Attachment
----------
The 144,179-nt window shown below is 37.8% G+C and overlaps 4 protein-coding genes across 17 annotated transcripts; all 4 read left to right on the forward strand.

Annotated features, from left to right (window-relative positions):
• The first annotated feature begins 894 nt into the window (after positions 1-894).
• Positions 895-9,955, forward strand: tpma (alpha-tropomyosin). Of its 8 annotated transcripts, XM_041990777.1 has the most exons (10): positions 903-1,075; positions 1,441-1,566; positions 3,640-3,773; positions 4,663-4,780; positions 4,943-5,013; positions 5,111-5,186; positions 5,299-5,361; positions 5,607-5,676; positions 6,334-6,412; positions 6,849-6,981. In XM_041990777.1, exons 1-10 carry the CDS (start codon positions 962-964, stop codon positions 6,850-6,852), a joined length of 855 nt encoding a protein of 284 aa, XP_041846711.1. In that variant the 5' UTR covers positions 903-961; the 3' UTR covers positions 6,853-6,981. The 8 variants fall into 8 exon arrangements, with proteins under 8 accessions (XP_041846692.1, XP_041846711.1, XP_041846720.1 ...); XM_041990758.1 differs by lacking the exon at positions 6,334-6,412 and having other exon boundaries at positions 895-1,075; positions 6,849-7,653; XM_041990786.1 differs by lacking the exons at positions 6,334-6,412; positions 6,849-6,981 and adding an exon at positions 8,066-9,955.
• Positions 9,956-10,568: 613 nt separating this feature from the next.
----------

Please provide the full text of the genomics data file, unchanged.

The 144,179-nt window shown below is 37.8% G+C and overlaps 4 protein-coding genes across 17 annotated transcripts; all 4 read left to right on the forward strand.

Annotated features, from left to right (window-relative positions):
• The first annotated feature begins 894 nt into the window (after positions 1-894).
• Positions 895-9,955, forward strand: tpma (alpha-tropomyosin). Of its 8 annotated transcripts, XM_041990777.1 has the most exons (10): positions 903-1,075; positions 1,441-1,566; positions 3,640-3,773; positions 4,663-4,780; positions 4,943-5,013; positions 5,111-5,186; positions 5,299-5,361; positions 5,607-5,676; positions 6,334-6,412; positions 6,849-6,981. In XM_041990777.1, exons 1-10 carry the CDS (start codon positions 962-964, stop codon positions 6,850-6,852), a joined length of 855 nt encoding a protein of 284 aa, XP_041846711.1. In that variant the 5' UTR covers positions 903-961; the 3' UTR covers positions 6,853-6,981. The 8 variants fall into 8 exon arrangements, with proteins under 8 accessions (XP_041846692.1, XP_041846711.1, XP_041846720.1 ...); XM_041990758.1 differs by lacking the exon at positions 6,334-6,412 and having other exon boundaries at positions 895-1,075; positions 6,849-7,653; XM_041990786.1 differs by lacking the exons at positions 6,334-6,412; positions 6,849-6,981 and adding an exon at positions 8,066-9,955.
• Positions 9,956-10,568: 613 nt separating this feature from the next.